The Baltimore County Department of Social Services has received $45,000 in public and private grants to help low income residents avoid eviction.
The grants come at a time when evictions are increasing in the county and when the state is poised to cut a program that has steered thousands of Marylanders through emergencies such as eviction.
Reacting to these new problems, the County Council last week approved a measure that would move $20,000 from a federal Emergency Food and Shelter Program to the Social Services Department. DSS also recently received a $25,000 grant for eviction-prevention services from a Baltimore foundation that asked to remain anonymous, said DSS director Camille Wheeler.
Because county law stipulates that each household can receive no more than $500 a year for eviction prevention, the two new grants totaling $45,000 will serve about 90 families.
In fiscal year 1990, the Department of Social Services supplied $551,554 in federal, state and county money to 2,689 households facing eviction. The following year, the county gave $675,332 to 3,344 households -- 655 more cases, and an increase of $123,778 in aid.
Catherine Kane, assistant director for administrative services at DSS, said: "We're seeing the increase because of the growth of the so-called 'new poor' -- working-to-middle-class people who are suddenly without income, and in debt up to their ears. The whole house of cards falls when people lose their salaries."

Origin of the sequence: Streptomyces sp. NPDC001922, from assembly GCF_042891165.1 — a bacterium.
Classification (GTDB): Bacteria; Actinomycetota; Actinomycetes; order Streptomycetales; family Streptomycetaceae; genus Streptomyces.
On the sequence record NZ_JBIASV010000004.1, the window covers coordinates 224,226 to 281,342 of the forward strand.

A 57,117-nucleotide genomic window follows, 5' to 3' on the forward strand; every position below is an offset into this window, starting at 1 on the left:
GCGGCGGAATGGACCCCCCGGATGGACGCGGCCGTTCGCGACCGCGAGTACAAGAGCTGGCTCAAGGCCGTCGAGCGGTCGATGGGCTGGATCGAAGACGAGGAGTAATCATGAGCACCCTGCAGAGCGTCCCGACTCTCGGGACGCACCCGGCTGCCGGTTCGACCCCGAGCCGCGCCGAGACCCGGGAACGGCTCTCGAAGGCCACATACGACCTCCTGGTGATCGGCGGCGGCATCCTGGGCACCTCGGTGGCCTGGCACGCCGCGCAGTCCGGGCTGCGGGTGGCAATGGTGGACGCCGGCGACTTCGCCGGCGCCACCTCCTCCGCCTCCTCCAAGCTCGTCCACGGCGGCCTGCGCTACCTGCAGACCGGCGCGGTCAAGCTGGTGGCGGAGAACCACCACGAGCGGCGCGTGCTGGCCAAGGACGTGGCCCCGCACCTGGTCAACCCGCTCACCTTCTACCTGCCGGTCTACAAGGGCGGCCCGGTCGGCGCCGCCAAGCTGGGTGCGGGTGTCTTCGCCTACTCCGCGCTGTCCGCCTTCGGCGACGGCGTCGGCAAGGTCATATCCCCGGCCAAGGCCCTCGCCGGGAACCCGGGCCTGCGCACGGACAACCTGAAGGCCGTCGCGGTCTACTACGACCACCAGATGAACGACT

According to statistics from the District Court of Maryland, evictions in Anne Arundel, Baltimore, Carroll, Harford and Howard counties and Baltimore city rose by 54 percent from January 1986 through September 1991.
Across the region, the numbers leaped from an average of 714 evictions per month in 1986 to 1,092 last year. In Baltimore County evictions increased by 46 percent during that period.
Officials note, however, that even these figures are low because the court tabulates evictions only when furniture is moved outdoors and locks are changed. The statistics don't include tenants who leave home with their possessions before a state official shows up.
The areas with the highest rates in Baltimore County are, in order, Essex/Dundalk, Catonsville/Lansdowne and the Liberty Road corridor, said Ms. Wheeler.
The $500 in aid might not sound like much, but generally it allows families to avoid eviction for a month and to stabilize their financial situation, Ms. Wheeler said.
"Money we give is just part of our service," she said. "If people are in really deep trouble, we also provide job counseling, food stamps and AFDC money [from the state-funded Aid to Families with Dependent Children program]."
DSS' eviction-prevention effort has traditionally relied on money from the state's Emergency Assistance program. But the $3.2 million program probably will be eliminated April 1 as part of the state's reform of the welfare system.
Ms. Wheeler said DSS "isn't counting on Emergency Assistance money after April 1. It'll be hard to make up that lost money," she said, "since the county is broke, too. But the private community -- churches, foundations, civic groups -- has been very generous with contributions" to help take up some of the slack.
Because the $20,000 federal grant expires Oct. 30, DSS will use the government money for eviction prevention first, Ms. Kane said. The $25,000 private grant can be used any time.
"We had hoped to hold off using the private money until July 1, but we may have to tap into it sooner if we lose Emergency Assistance," she added.